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Niets bestaat vóór het spel, by Toon Brouwers

The seminar was organized by the University of Antwerp (the Research Center for Visual Poetics, my colleagues from last year), the Conservatory and the Royal Academy for Fine Arts Antwerp, to celebrate a new book by Toon Brouwers, on Teirlinck’s ‘De Studio’, its importance for theater education and its evolution until the 1990s.

Radio dramas & ‘transmediality’

This morning, I participated in an exciting ‘audio workshop’ organized by the Study Centre for Experimental Literature (Ghent University & Vrije Universiteit Brussel). After some fascinating introductory reflections by the organizers on the historical context of radio dramas in Flanders, the Netherlands and Germany, and their theoretical and analytical possibilities in the light of ‘transmediality’, four speakers approached one or more radio dramas from a different angle. Janine Hauthal (VUB) talked about Samuel Beckett’s Cascando from a drama perspective, thereby including some critical gender-related observations (why are the roles in Cascando always interpreted by men, while Beckett doesn’t prescribe any sex to the characters? Is it really only because of a dominant – and restricting – autobiographical reading?). Luk Vaes (Orpheus Institute) offered a musicology perspective on the ‘radio dramas’ by the fascinating composer Mauricio Kagel.

audioworkshop

Lars Bernaerts (Ghent University) shared his insights on the practice of novel-to-radio drama adaptations, taking Terug tot Ina Damman, based on Simon Vestdijk’s novel, as a starting point to talk about how literary conventions are taken over and slightly adapted, while the multi-modal possibilities of the radio drama medium itself are also at play. In my own talk, I also focused on a literary adaptation: how the theatre play De Vertraagde Film (1922), by the Flemish writer Herman Teirlinck, was made into a radio drama by the same name in 1967. The transmedia-perspective was enriched as there was also made a film based on De Vertraagde Film in 1937, Het Kwade Oog, by Charles Dekeukeleire in co-operation with Teirlinck himself. This transmedia perspective was follow by some institutional considerations, as the radio drama was made by the public service broadcaster BRT to pay tribute to Herman Teirlinck, who had just passed away. As I’m invited to give a talk on Teirlinck’s relation to film during a study day in February, I’m looking forward to work further on this material!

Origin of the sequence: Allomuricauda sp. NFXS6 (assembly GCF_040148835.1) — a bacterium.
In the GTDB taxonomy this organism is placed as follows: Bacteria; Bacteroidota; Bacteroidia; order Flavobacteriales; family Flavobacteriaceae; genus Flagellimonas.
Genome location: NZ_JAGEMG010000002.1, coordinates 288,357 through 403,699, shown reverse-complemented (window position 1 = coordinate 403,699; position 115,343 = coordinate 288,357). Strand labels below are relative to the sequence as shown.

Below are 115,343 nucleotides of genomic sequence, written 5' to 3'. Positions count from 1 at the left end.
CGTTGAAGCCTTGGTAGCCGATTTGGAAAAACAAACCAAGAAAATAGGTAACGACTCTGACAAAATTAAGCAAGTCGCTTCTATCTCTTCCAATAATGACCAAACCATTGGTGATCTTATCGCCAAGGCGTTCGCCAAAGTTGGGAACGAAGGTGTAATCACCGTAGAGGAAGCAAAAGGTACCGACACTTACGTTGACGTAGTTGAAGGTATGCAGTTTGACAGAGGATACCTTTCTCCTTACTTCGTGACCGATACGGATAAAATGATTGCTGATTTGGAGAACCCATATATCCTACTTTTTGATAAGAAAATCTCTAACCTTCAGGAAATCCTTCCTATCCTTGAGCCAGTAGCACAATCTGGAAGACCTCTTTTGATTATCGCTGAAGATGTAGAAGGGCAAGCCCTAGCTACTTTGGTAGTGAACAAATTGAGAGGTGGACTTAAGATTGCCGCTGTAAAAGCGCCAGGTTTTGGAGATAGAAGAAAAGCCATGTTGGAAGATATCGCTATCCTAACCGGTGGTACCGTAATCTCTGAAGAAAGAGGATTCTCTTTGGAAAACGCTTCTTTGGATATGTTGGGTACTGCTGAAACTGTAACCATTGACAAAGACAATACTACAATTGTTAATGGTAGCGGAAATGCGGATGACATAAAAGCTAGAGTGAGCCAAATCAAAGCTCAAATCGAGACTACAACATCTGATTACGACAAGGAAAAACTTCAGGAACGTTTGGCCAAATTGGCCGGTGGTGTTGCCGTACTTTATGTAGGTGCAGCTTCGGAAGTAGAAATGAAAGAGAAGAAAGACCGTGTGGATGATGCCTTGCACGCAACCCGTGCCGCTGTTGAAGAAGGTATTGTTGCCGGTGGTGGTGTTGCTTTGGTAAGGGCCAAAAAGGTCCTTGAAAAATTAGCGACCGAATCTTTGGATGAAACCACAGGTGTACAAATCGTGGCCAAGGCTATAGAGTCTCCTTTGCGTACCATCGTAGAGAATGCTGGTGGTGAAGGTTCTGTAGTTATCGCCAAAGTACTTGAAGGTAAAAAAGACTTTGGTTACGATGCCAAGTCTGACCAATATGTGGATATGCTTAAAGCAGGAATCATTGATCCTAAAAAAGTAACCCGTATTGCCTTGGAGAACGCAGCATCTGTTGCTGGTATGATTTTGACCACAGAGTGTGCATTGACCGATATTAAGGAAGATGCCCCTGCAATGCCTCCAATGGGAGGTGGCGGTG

Writer’s residence in Paris

Since Friday, I’m in Paris for a writer’s residence organized by the Flemish-Dutch House deBuren. They give the opportunity to 18 young Flemish and Dutch (fiction and non-fiction) writers to spend two weeks in Paris and to write some texts inspired by the city. Throughout these two weeks, literary, cultural and political figures such as the Dutch author Adriaan van Dis and the Flemish Minister of Culture Sven Gatz are invited for a meal, a talk and a discussion.

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The participants and coordinators of the deBuren writer’s residence

This residence also feels a bit like coming home, as we are staying at the Fondation Biermans-Lapôtre (la maison des belges), where I resided during my research stay at the Université Paris 2 Panthéon-Assas last year. Moreover, I will again be spending quite some time in the Cinémathèque française, for archival research on the Dutch filmmaker Joris Ivens.